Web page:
Every once in a while, at the bottom of the page main page, there appears a section entitled “Interesting Notes.” It didn’t occur to me at the time that I should archive these notes as well, but I have decided to rectify that situation now. Unfortunately, since there has already been a year’s worth of Interesting Notes that have gone undocumented, this is not, nor will it ever be, a complete archive. I have, however, attempted to recall as many Interesting Notes as possible.
Interesting Notes for 2005
There are a few bonus bits of trivia on every page, if you know where to look.
- The file name for each page is the Internet country code for each country.
- Each page banner is based on the country’s flag.
- All noun and adjectival forms on the page are correct. This includes “Monegasque,” “Motswana,” and the Holy See, which doesn’t have an adjectival form.
Interesting Notes for Jan. 29–Feb. 4, 2006
The other doubly-landlocked country is Uzbekistan.
Interesting Notes for Feb. 12–Feb. 18, 2006
The other six countries with a 100% literacy rate are Andorra, Finland, Georgia, the Holy See, Luxembourg, and Norway. Australia and Denmark have both left the ranks of the fully literate, although there are large sections of Denmark with 100% literacy, including Greenland and the Faroe Islands.
Interesting Notes for Mar. 19–Mar. 25, 2006
The other four places with more heliports than airports are Antarctica, Brunei, East Timor, and Monaco.
Interesting Notes for July 30–Aug. 5, 2006
The adjectival form of Azerbaijan can be either “Azerbaijani,” as used on this site, or “Azeri.” Both are considered correct.
Interesting Notes for Sept. 17–Sept. 23, 2006
I did some peeking into the Danish Royal family. The first king of Denmark was Gorm the Old in 936. There haven’t been any Gorms since (so sad), but every king since 1534 has been a Christian or a Frederik. The heir apparent will be King Frederik X. Also, while Queen Margrethe II is the current queen, there was no Margrethe I. There was, however, a Queen Margrete I in 1387.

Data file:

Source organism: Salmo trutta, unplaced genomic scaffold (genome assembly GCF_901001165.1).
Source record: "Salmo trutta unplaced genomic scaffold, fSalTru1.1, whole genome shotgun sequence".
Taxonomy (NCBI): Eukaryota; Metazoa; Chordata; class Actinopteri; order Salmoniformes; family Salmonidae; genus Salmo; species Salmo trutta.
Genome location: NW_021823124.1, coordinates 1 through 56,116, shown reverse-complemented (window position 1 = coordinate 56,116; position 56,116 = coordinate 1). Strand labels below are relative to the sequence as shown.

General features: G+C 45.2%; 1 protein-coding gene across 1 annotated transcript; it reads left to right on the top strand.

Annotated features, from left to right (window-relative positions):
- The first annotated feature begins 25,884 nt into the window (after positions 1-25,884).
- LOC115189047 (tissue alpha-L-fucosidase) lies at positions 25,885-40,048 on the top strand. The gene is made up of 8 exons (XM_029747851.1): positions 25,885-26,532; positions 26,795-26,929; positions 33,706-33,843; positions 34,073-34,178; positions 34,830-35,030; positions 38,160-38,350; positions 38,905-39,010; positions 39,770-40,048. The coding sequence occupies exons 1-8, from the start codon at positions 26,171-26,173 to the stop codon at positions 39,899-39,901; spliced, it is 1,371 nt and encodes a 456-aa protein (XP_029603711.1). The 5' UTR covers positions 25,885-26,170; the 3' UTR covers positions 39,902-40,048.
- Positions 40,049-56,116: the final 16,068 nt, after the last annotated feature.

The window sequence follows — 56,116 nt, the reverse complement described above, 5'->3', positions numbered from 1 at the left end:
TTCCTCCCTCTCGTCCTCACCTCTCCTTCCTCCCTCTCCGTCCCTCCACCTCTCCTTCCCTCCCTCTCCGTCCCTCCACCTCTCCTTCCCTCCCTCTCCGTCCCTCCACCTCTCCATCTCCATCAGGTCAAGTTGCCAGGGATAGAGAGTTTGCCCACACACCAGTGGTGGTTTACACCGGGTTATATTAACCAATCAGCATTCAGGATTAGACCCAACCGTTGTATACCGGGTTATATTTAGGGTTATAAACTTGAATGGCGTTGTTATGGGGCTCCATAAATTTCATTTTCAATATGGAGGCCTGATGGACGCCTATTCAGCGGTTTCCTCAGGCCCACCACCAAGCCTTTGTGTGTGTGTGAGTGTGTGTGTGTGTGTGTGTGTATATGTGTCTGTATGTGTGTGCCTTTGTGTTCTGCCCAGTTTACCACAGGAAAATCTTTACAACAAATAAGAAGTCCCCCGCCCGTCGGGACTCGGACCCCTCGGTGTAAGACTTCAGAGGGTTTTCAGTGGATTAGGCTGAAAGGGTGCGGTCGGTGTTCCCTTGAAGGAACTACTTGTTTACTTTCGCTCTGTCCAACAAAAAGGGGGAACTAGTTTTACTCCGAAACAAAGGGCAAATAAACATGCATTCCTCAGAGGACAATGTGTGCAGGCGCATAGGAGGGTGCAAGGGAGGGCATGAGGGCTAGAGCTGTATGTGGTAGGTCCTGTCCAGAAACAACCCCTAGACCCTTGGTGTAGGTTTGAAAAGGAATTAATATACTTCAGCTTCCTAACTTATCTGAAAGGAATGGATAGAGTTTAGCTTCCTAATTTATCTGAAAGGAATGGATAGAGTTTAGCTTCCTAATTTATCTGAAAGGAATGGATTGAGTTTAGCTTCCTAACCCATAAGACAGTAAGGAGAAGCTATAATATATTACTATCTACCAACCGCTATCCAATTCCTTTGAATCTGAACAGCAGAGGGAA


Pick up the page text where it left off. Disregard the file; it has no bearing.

Interesting Notes for Oct. 1–Oct. 7, 2006
The newest country in the world is Montenegro, which gained independence from Serbia on June 3rd, 2006.
Interesting Notes for Oct. 15–Oct. 21, 2006
I chose this week’s fact thinking that soap production would be one of those unique things like Swiss watches. However, upon further research, it appears that soap manufacture is a major industry in several countries throughout the Caribbean, Sub-Saharan Africa, and the East Pacific. It must be popular to be clean in the Third World, despite what they show us on TV.
Interesting Notes for Dec. 17–Dec. 23, 2006
There are 193 countries, but only 192 members of the United Nations. The Holy See is the only country in the world that is not in the UN.
Interesting Notes for Mar. 4–Mar. 10, 2007
The only country with more time zones than Canada is Russia, with eleven.
Interesting Notes for Aug. 31–Sept. 6, 2008
I realize that Burma has been in the news a lot lately under the name Myanmar. However, in spite of what the media may think, according to the United States government, the offical English name of that country remains the Union of Burma, or just “Burma” for short.